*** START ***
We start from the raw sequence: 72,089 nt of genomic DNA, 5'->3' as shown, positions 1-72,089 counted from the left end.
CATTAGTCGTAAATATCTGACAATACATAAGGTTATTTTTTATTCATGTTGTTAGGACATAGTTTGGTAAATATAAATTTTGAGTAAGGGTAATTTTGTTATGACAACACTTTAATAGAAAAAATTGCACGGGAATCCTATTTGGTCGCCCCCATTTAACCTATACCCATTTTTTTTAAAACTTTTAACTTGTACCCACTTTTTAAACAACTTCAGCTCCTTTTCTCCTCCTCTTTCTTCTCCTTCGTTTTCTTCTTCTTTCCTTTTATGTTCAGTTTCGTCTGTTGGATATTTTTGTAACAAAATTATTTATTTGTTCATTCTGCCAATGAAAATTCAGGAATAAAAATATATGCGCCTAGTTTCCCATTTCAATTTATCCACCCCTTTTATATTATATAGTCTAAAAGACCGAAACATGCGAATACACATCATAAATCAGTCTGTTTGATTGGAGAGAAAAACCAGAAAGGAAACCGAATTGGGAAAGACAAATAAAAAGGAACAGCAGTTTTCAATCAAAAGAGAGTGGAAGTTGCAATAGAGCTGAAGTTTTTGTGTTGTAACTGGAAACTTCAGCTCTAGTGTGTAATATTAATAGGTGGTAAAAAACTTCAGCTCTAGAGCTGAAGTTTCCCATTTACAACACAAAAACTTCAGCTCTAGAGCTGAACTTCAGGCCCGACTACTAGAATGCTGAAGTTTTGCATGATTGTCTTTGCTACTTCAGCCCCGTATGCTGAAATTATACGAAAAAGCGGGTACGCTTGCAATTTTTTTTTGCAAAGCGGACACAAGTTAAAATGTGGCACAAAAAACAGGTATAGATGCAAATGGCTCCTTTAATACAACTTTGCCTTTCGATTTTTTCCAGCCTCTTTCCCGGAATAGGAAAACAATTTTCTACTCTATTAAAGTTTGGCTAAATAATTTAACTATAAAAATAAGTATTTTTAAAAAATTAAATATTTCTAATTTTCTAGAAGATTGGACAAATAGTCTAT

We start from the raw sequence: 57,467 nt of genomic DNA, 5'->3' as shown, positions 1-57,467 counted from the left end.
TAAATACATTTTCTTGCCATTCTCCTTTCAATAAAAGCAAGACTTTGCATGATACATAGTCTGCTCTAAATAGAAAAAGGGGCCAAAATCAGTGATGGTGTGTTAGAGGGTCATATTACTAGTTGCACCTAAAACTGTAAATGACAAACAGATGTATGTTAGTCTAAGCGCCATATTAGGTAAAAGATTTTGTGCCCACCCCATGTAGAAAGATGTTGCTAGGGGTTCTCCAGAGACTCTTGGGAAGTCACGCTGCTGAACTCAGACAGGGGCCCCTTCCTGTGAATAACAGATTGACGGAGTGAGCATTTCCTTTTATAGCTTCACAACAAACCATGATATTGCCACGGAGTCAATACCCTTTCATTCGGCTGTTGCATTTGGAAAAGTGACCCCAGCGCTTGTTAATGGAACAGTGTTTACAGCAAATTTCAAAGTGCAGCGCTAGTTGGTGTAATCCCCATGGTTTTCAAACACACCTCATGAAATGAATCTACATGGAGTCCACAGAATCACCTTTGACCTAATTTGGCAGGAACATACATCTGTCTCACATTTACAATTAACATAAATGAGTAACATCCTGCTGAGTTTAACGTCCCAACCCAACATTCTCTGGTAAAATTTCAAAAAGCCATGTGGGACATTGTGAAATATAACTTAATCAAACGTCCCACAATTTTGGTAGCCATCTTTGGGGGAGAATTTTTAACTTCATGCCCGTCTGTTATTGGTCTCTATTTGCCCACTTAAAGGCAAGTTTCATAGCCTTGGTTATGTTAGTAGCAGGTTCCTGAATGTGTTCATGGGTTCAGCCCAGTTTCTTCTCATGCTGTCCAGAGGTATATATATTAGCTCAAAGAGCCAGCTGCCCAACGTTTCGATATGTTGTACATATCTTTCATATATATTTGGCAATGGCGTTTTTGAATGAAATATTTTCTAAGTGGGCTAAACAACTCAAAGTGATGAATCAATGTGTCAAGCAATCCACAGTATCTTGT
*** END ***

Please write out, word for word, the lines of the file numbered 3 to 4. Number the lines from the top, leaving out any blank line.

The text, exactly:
We start from the raw sequence: 57,467 nt of genomic DNA, 5'->3' as shown, positions 1-57,467 counted from the left end.
TAAATACATTTTCTTGCCATTCTCCTTTCAATAAAAGCAAGACTTTGCATGATACATAGTCTGCTCTAAATAGAAAAAGGGGCCAAAATCAGTGATGGTGTGTTAGAGGGTCATATTACTAGTTGCACCTAAAACTGTAAATGACAAACAGATGTATGTTAGTCTAAGCGCCATATTAGGTAAAAGATTTTGTGCCCACCCCATGTAGAAAGATGTTGCTAGGGGTTCTCCAGAGACTCTTGGGAAGTCACGCTGCTGAACTCAGACAGGGGCCCCTTCCTGTGAATAACAGATTGACGGAGTGAGCATTTCCTTTTATAGCTTCACAACAAACCATGATATTGCCACGGAGTCAATACCCTTTCATTCGGCTGTTGCATTTGGAAAAGTGACCCCAGCGCTTGTTAATGGAACAGTGTTTACAGCAAATTTCAAAGTGCAGCGCTAGTTGGTGTAATCCCCATGGTTTTCAAACACACCTCATGAAATGAATCTACATGGAGTCCACAGAATCACCTTTGACCTAATTTGGCAGGAACATACATCTGTCTCACATTTACAATTAACATAAATGAGTAACATCCTGCTGAGTTTAACGTCCCAACCCAACATTCTCTGGTAAAATTTCAAAAAGCCATGTGGGACATTGTGAAATATAACTTAATCAAACGTCCCACAATTTTGGTAGCCATCTTTGGGGGAGAATTTTTAACTTCATGCCCGTCTGTTATTGGTCTCTATTTGCCCACTTAAAGGCAAGTTTCATAGCCTTGGTTATGTTAGTAGCAGGTTCCTGAATGTGTTCATGGGTTCAGCCCAGTTTCTTCTCATGCTGTCCAGAGGTATATATATTAGCTCAAAGAGCCAGCTGCCCAACGTTTCGATATGTTGTACATATCTTTCATATATATTTGGCAATGGCGTTTTTGAATGAAATATTTTCTAAGTGGGCTAAACAACTCAAAGTGATGAATCAATGTGTCAAGCAATCCACAGTATCTTGT